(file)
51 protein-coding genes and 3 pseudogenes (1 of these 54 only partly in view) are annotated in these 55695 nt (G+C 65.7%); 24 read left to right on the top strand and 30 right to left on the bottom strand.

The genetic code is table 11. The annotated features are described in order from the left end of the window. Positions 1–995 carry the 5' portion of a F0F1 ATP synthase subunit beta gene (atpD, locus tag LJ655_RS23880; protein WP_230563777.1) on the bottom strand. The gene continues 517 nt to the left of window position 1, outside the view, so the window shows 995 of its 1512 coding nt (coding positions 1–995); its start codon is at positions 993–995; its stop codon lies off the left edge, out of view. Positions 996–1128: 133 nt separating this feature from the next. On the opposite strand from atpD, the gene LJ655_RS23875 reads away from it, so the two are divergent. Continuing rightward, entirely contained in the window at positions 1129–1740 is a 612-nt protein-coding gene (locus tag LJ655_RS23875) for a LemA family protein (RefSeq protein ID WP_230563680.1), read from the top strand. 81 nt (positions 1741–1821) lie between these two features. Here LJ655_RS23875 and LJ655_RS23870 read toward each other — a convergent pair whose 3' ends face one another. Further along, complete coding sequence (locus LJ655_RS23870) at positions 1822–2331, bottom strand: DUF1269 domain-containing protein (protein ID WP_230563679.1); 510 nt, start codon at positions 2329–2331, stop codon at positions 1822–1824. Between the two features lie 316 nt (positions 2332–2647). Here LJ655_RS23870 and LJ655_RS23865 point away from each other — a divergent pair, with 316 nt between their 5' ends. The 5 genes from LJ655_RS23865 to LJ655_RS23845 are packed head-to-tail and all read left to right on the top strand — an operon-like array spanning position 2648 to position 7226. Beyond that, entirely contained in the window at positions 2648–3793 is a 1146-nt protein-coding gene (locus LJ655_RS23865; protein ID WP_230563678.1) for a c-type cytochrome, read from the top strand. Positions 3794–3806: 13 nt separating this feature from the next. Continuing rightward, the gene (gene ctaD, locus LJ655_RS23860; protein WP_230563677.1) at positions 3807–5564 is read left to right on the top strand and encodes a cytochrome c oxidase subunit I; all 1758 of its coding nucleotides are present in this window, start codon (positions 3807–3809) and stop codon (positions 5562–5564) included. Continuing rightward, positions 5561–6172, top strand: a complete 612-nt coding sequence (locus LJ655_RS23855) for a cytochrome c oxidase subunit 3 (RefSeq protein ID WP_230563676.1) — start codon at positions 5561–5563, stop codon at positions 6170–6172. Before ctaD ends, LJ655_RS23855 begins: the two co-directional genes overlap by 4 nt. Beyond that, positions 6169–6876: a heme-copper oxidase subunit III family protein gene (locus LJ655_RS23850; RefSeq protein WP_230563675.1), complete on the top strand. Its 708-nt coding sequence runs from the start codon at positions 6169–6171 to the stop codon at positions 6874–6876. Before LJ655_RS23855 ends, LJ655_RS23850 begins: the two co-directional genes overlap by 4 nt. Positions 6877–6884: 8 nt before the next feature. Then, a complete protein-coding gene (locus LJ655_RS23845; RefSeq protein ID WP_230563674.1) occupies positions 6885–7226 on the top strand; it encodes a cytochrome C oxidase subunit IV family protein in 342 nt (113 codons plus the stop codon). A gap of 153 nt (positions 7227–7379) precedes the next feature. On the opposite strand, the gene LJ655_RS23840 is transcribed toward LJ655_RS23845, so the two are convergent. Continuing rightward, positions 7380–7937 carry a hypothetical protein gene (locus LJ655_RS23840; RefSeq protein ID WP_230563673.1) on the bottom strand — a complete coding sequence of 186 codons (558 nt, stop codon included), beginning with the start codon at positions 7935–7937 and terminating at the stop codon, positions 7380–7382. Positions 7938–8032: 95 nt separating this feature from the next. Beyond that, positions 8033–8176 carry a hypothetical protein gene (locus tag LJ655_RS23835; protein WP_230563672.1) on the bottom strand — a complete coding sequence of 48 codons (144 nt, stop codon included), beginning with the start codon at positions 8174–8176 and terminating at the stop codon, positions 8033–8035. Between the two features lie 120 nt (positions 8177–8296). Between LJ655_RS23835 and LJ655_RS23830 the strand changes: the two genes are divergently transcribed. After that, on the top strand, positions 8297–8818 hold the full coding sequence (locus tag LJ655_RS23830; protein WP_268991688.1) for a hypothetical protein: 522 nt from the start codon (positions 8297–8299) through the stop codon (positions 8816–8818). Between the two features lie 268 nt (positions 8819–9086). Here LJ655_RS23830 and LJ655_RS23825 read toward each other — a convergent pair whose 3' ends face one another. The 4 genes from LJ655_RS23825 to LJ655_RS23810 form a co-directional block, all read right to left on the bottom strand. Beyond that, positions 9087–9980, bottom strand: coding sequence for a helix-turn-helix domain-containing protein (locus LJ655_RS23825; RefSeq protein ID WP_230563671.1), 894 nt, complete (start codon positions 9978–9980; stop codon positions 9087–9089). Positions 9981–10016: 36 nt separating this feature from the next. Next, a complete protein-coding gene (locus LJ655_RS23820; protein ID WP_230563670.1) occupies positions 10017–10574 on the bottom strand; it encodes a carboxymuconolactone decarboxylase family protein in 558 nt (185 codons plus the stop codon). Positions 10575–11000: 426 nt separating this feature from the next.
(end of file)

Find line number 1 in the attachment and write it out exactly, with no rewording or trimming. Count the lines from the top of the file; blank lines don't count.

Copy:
51 protein-coding genes and 3 pseudogenes (1 of these 54 only partly in view) are annotated in these 55695 nt (G+C 65.7%); 24 read left to right on the top strand and 30 right to left on the bottom strand.